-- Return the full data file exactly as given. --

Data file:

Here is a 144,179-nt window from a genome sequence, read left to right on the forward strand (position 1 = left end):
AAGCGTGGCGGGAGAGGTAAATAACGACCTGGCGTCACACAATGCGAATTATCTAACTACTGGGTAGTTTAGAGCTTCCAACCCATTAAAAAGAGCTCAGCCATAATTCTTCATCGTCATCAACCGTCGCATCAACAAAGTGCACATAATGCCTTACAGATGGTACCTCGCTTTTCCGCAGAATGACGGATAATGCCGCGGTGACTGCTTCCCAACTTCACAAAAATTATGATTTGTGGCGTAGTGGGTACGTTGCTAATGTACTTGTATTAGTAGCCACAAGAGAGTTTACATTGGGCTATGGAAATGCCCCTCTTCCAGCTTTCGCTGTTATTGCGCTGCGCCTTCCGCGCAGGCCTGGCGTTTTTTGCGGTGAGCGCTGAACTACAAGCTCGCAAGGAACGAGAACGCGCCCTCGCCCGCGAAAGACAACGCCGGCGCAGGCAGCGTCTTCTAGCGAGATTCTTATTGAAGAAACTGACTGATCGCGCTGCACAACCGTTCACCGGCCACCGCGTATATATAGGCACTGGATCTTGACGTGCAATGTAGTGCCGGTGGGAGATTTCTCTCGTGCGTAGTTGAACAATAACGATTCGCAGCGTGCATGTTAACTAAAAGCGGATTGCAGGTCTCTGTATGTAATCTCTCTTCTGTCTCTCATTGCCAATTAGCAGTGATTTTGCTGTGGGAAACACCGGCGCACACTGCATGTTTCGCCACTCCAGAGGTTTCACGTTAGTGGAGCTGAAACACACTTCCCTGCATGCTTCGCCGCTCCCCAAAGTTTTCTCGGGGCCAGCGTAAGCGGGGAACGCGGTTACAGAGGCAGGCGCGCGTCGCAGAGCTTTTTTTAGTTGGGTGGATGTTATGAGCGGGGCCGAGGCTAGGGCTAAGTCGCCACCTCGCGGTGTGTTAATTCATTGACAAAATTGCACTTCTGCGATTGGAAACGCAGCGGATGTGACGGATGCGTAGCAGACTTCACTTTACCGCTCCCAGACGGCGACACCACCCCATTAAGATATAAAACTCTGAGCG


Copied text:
Here is a 144,179-nt window from a genome sequence, read left to right on the forward strand (position 1 = left end):
AAGCGTGGCGGGAGAGGTAAATAACGACCTGGCGTCACACAATGCGAATTATCTAACTACTGGGTAGTTTAGAGCTTCCAACCCATTAAAAAGAGCTCAGCCATAATTCTTCATCGTCATCAACCGTCGCATCAACAAAGTGCACATAATGCCTTACAGATGGTACCTCGCTTTTCCGCAGAATGACGGATAATGCCGCGGTGACTGCTTCCCAACTTCACAAAAATTATGATTTGTGGCGTAGTGGGTACGTTGCTAATGTACTTGTATTAGTAGCCACAAGAGAGTTTACATTGGGCTATGGAAATGCCCCTCTTCCAGCTTTCGCTGTTATTGCGCTGCGCCTTCCGCGCAGGCCTGGCGTTTTTTGCGGTGAGCGCTGAACTACAAGCTCGCAAGGAACGAGAACGCGCCCTCGCCCGCGAAAGACAACGCCGGCGCAGGCAGCGTCTTCTAGCGAGATTCTTATTGAAGAAACTGACTGATCGCGCTGCACAACCGTTCACCGGCCACCGCGTATATATAGGCACTGGATCTTGACGTGCAATGTAGTGCCGGTGGGAGATTTCTCTCGTGCGTAGTTGAACAATAACGATTCGCAGCGTGCATGTTAACTAAAAGCGGATTGCAGGTCTCTGTATGTAATCTCTCTTCTGTCTCTCATTGCCAATTAGCAGTGATTTTGCTGTGGGAAACACCGGCGCACACTGCATGTTTCGCCACTCCAGAGGTTTCACGTTAGTGGAGCTGAAACACACTTCCCTGCATGCTTCGCCGCTCCCCAAAGTTTTCTCGGGGCCAGCGTAAGCGGGGAACGCGGTTACAGAGGCAGGCGCGCGTCGCAGAGCTTTTTTTAGTTGGGTGGATGTTATGAGCGGGGCCGAGGCTAGGGCTAAGTCGCCACCTCGCGGTGTGTTAATTCATTGACAAAATTGCACTTCTGCGATTGGAAACGCAGCGGATGTGACGGATGCGTAGCAGACTTCACTTTACCGCTCCCAGACGGCGACACCACCCCATTAAGATATAAAACTCTGAGCG